Susan Levine Ourada: Dance Takes Center Stage at Nebraska
When she first came to the University of Nebraska-Lincoln, Susan Levine Ourada thought she’d be in Lincoln for a year. But the temporary position turned into an academic career that has lasted 16 years. As head of the dance department at Nebraska, Ourada has watched the program flourish in its goal to provide serious dance training to students. In this episode of Faculty 101, we take a tour of the new dance space at the Carson Center for Emerging Media Arts. And learn how this native New Yorker found her home at UNL. Show Notes: Learn more about UNL Dance ›› arts.unl.edu/music#Dance; Learn more about Susan Levine Ourada ›› arts.unl.edu/music/faculty/susan-levine-ourada
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[00:00:00.550]When I talked yesterday about precision,
[00:00:02.570]I wanted to be a little bit more specific today.
[00:00:04.457]I feel like there are four ways
[00:00:06.150]that the precision needs to be addressed
[00:00:09.150]for the next couple of days.
[00:00:10.130]Susan Levine Ourada sits on the floor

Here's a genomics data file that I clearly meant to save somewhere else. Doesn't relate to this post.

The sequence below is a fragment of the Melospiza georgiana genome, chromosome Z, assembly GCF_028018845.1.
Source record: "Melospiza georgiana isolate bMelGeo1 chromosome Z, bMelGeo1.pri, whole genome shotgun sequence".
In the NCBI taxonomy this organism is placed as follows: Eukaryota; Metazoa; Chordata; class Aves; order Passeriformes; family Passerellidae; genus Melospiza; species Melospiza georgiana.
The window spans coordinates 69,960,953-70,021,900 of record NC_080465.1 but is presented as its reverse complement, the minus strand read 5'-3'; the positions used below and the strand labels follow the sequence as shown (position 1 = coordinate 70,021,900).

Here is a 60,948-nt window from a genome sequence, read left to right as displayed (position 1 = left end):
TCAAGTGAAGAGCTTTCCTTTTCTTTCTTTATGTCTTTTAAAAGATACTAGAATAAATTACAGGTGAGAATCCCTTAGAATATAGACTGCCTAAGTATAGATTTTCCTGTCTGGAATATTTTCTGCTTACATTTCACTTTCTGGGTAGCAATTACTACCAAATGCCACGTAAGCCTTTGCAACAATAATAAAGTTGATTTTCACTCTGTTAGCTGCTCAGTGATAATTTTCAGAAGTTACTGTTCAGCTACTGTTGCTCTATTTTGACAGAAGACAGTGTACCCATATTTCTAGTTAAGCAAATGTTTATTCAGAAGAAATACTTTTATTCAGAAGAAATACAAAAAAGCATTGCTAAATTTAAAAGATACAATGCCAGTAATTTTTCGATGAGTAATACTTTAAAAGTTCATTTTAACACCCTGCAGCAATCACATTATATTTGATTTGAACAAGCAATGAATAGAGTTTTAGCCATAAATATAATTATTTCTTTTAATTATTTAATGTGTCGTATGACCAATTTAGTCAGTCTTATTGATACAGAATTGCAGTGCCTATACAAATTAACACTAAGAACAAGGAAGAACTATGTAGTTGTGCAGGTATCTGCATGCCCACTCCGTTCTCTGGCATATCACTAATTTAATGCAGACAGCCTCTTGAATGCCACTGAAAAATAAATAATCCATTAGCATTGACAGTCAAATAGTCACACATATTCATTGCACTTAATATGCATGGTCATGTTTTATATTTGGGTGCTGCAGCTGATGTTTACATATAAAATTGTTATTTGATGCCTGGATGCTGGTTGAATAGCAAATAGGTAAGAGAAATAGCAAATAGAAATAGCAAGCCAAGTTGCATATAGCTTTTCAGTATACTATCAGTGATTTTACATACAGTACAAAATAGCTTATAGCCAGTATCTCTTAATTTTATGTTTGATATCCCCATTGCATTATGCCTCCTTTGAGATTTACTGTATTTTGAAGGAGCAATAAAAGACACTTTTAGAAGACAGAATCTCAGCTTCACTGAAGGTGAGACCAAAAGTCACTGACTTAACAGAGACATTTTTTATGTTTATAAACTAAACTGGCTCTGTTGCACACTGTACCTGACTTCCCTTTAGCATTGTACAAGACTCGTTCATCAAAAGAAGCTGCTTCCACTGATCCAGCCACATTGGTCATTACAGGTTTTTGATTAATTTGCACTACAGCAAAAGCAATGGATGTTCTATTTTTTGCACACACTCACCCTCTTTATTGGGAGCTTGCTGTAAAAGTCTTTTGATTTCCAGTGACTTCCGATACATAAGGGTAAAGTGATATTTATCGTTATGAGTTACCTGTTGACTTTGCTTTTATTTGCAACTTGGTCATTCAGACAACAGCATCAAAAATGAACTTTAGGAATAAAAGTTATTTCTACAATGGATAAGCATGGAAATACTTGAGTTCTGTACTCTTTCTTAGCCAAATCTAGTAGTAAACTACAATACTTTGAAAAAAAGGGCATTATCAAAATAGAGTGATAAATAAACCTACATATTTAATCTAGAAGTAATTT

[00:00:12.680]of the dance studio surrounded by students
[00:00:15.210]taking her choreography class.
[00:00:17.110]When things are supposed to be in unison.
[00:00:19.130]On the agenda, an upcoming performance.
[00:00:21.920]First of all, the rehearsal yesterday
[00:00:23.300]was really quite good, the fact that...
[00:00:25.050]Professor Ourada is an East Coast transplant
[00:00:27.500]to the Midwest.
[00:00:28.800]She grew up in New York City,
[00:00:30.290]and was teaching at a University in Massachusetts
[00:00:33.010]when the dance program was cut.
[00:00:35.100]I happened to see a position here at Nebraska
[00:00:37.750]and I applied for it,
[00:00:38.790]it was a one year temporary position
[00:00:40.930]and I came, and got a cute little apartment in Lincoln,
[00:00:44.530]and I thought I'd be here for a year.
[00:00:46.130]She went on to apply for a permanent position
[00:00:48.740]as a modern dance professor.
[00:00:50.530]And the rest is history.
[00:00:51.550]I've been here for six, this is my 16th year.
[00:00:54.240]In that time, Professor Ourada remade the dance program
[00:00:57.460]at the University of Nebraska, Lincoln,
[00:00:59.500]an evolution that is still underway.
[00:01:02.410]But no matter what changes are made,
[00:01:04.430]her goal has always been,
[00:01:06.550]To really change the idea that when people said